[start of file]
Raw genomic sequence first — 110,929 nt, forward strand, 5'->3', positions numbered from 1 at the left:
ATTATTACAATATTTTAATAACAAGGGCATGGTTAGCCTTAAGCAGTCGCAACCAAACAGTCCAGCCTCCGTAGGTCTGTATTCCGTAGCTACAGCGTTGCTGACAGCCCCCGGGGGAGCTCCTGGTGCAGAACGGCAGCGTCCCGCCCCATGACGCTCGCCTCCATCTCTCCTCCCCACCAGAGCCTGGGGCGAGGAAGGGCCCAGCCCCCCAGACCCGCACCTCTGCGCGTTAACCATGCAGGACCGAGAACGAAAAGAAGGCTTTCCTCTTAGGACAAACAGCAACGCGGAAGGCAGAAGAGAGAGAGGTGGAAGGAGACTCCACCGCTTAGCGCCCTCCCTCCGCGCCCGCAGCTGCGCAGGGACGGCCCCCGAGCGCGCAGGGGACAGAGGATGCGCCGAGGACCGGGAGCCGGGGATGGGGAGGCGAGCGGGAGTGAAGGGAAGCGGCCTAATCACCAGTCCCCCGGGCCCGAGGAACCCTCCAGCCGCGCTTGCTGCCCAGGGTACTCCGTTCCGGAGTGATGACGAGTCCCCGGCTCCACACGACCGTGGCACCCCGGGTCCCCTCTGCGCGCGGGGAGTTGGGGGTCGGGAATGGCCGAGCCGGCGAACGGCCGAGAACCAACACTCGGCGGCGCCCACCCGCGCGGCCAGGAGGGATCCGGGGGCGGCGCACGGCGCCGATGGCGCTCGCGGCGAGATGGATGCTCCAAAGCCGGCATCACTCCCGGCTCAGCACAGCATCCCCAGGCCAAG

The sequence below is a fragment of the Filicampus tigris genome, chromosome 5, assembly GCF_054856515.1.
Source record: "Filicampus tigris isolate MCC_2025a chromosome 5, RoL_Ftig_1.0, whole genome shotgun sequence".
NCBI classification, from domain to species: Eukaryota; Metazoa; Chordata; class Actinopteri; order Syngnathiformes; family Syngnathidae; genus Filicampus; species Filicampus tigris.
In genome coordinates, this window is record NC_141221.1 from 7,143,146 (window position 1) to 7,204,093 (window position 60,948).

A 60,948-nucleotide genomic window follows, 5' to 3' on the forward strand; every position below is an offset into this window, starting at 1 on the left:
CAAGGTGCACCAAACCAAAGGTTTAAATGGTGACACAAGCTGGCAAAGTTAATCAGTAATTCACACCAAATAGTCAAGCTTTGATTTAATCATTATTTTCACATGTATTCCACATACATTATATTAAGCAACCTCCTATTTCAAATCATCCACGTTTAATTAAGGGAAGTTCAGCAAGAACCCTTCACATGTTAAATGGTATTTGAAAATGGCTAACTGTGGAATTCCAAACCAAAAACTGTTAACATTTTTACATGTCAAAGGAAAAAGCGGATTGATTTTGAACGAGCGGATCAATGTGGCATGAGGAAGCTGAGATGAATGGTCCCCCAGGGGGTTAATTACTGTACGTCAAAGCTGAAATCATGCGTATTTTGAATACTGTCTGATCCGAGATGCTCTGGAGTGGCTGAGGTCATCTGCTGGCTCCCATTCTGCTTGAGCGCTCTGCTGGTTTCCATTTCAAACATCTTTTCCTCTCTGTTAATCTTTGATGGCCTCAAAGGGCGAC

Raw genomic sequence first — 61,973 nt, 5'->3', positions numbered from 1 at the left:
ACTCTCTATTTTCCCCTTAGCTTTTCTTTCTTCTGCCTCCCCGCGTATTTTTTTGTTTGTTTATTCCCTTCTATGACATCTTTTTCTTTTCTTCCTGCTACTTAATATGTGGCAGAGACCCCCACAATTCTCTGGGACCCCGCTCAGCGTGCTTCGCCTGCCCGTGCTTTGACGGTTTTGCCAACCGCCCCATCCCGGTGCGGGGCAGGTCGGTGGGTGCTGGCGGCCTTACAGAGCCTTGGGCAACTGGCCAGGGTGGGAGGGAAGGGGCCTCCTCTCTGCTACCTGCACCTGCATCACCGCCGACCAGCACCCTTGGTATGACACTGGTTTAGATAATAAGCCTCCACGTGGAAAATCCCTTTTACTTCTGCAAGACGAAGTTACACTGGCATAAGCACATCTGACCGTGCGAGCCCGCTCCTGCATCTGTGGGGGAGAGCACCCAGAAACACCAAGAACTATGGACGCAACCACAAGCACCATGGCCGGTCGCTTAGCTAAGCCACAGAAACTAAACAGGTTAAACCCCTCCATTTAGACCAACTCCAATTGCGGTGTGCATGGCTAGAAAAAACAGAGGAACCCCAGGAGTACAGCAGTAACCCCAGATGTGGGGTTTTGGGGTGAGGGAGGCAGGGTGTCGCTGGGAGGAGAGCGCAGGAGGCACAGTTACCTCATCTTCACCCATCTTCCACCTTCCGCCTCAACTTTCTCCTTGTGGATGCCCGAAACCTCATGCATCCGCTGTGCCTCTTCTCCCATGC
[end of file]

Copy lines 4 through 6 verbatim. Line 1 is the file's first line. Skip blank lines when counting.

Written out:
Source record: "Filicampus tigris isolate MCC_2025a chromosome 5, RoL_Ftig_1.0, whole genome shotgun sequence".
NCBI classification, from domain to species: Eukaryota; Metazoa; Chordata; class Actinopteri; order Syngnathiformes; family Syngnathidae; genus Filicampus; species Filicampus tigris.
In genome coordinates, this window is record NC_141221.1 from 7,143,146 (window position 1) to 7,204,093 (window position 60,948).